I’m going to address this simply from the point of view of community theater. The time needed for college or professional productions probably differs. I’m also starting with choices that are largely made by the director, but I’ll finish with how it impacts you as an actor. If you can identify upfront that the director may not have given you enough time to rehearse, you can handle how you rehearse a little differently to overcome this deficit.
In community theater, time is your best friend, but I don’t mean just the number of hours you spend in rehearsal. Yes, that matters. But the number of weeks from the first reading to opening night matters as well.
Why? Because it gives your subconscious time to do its thing. This is what John Cleese talks about when he says the third requirement for creativity is Time. Ideally, you want seven weeks of regular rehearsals and one week of technical rehearsals. Let’s say it takes you five weeks to get off book. That gives you one week to REALLY get off book; that is, to reach the point where the words come out without you having to think about them. It gives you one more week to do the fine-tuning that can only happen once you are REALLY off book. And it gives you the eighth week to adjust to technical issues.
If the entire cast can get off book in four weeks and you’ve got a compelling reason to not use an eight week period, then for an “ordinary show” (see below), you can shorten the rehearsal period to seven weeks. However, it’s my experience that at least some of the cast will still be on-book in that fifth week. But the theory here is that you should put the script down no later than three weeks before opening night in order to benefit from what I will call the “subconscious effect.”
Has there ever been a community theater production you’ve been part of that seemed to be noticeably better on the second weekend of performances? If so, you’re looking at the “subconscious effect”. Once you get off book and are “fine-tuning” your performance, your subconscious gets very busy and does work on your role that you aren’t aware of. Even if all you do in the week after opening is look at your script three times and have one pick-up rehearsal, your subconscious is still working and getting more comfortable with your choices. Magical stuff happens when you give it this time to work. So if you can give it that extra week before opening night, you’ll get better buzz to help fill the house on the second weekend!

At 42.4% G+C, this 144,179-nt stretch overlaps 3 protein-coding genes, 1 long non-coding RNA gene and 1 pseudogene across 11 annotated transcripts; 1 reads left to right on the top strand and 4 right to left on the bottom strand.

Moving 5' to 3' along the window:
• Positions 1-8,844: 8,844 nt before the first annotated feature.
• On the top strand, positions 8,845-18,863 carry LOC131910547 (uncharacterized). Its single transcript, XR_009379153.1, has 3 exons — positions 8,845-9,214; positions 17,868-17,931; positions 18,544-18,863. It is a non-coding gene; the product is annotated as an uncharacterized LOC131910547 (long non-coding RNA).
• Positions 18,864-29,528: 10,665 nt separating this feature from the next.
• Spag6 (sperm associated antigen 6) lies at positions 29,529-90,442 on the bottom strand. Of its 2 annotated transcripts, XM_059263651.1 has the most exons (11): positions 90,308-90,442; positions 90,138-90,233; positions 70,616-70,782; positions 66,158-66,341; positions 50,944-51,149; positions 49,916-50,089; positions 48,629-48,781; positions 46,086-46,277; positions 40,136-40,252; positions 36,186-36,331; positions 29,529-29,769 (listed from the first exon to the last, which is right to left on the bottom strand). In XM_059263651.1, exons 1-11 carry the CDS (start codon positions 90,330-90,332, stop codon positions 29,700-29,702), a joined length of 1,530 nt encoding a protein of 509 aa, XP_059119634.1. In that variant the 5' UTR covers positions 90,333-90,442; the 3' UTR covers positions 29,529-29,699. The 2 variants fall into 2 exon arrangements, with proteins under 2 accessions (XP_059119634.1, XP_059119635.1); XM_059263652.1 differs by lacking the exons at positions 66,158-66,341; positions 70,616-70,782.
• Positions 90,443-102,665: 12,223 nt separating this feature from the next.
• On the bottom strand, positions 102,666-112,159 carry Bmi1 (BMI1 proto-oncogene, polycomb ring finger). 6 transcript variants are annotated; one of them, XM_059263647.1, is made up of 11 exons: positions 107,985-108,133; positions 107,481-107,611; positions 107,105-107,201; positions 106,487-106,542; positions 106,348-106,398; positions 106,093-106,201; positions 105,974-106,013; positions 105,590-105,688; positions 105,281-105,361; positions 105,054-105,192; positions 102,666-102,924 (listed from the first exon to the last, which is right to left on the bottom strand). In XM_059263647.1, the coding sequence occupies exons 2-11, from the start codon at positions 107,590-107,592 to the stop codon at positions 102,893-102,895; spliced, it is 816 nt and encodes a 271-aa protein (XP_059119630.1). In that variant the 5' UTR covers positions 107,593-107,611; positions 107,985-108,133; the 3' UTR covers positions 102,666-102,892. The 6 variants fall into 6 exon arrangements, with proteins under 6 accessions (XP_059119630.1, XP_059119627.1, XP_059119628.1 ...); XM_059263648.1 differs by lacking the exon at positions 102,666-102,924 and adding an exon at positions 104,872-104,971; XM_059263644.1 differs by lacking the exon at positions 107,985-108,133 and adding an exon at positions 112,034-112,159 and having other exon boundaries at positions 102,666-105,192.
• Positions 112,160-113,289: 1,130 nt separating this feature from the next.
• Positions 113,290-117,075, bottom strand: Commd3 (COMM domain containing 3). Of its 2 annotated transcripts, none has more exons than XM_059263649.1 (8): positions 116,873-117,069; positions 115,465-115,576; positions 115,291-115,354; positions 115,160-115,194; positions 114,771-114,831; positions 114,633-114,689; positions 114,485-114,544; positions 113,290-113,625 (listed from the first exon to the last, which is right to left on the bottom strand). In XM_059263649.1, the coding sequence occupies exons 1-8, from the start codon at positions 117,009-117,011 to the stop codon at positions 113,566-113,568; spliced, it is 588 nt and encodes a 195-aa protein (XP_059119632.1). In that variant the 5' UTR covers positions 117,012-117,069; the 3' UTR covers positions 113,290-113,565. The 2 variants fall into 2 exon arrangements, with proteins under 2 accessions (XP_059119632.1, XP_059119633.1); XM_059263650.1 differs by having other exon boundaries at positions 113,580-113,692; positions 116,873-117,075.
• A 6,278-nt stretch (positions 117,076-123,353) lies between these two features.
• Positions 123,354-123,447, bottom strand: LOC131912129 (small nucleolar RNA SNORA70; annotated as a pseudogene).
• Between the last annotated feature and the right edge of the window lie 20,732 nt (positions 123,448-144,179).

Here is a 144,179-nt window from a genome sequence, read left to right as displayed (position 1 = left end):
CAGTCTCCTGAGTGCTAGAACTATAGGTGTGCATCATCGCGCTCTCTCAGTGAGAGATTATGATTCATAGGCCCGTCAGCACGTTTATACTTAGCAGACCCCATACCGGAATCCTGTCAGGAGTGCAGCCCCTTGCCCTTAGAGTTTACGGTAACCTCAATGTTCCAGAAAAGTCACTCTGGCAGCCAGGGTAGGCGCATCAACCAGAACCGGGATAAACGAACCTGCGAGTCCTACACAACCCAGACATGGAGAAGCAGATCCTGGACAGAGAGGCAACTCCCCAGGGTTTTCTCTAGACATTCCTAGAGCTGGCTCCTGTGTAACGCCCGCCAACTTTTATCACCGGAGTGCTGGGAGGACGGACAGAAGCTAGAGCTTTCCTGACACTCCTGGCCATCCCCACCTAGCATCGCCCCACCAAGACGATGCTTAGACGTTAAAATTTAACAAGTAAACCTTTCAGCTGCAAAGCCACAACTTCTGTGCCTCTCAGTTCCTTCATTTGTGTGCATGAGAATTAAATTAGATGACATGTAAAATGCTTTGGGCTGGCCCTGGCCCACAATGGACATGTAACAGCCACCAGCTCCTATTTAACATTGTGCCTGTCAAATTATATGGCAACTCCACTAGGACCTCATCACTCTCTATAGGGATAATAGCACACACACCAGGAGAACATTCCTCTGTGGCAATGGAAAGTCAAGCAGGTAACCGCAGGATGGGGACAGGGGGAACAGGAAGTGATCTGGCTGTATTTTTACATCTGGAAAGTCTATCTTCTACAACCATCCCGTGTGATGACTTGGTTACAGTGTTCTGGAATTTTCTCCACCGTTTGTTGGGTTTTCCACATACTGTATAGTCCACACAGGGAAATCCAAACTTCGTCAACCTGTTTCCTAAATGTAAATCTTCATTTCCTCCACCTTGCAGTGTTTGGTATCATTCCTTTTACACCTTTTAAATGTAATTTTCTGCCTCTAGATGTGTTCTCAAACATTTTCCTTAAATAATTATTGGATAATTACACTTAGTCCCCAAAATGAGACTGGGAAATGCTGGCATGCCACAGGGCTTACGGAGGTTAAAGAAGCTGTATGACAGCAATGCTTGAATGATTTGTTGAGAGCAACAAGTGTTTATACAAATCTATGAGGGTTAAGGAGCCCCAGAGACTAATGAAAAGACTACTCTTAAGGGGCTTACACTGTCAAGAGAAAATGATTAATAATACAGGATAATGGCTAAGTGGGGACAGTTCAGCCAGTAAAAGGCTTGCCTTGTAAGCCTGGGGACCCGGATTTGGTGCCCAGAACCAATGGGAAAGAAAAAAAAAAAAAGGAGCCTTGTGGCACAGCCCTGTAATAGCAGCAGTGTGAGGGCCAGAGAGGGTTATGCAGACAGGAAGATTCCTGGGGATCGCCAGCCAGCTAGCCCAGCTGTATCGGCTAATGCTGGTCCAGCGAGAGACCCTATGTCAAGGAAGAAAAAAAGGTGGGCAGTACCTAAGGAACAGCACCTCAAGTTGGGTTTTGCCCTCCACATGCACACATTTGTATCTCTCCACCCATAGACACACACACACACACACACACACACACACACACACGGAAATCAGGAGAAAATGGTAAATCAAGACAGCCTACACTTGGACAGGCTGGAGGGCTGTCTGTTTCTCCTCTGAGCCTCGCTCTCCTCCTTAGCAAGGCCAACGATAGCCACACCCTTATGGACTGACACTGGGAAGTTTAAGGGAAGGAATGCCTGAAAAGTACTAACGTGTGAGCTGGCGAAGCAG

As for the number of hours you need, my general rule of thumb is that a production with no special needs that will run for 2 hours including one 15-minute intermission requires 54 hours of rehearsal time prior to Tech Week. To get the most out of this time, you need rehearsals that last at least 2½ hours long, three or four times a week. (Rehearse them more often than that, and they have no time to work on their part at home as well as do their laundry.)
If the play is longer or shorter than two hours, you can adjust the total rehearsal time up or down. But length is not the only consideration in choosing the number of hours for rehearsal. Special considerations can increase the amount of time you need to work outside of rehearsals as well.
What do I mean by special considerations? I’ll talk about them next time . . .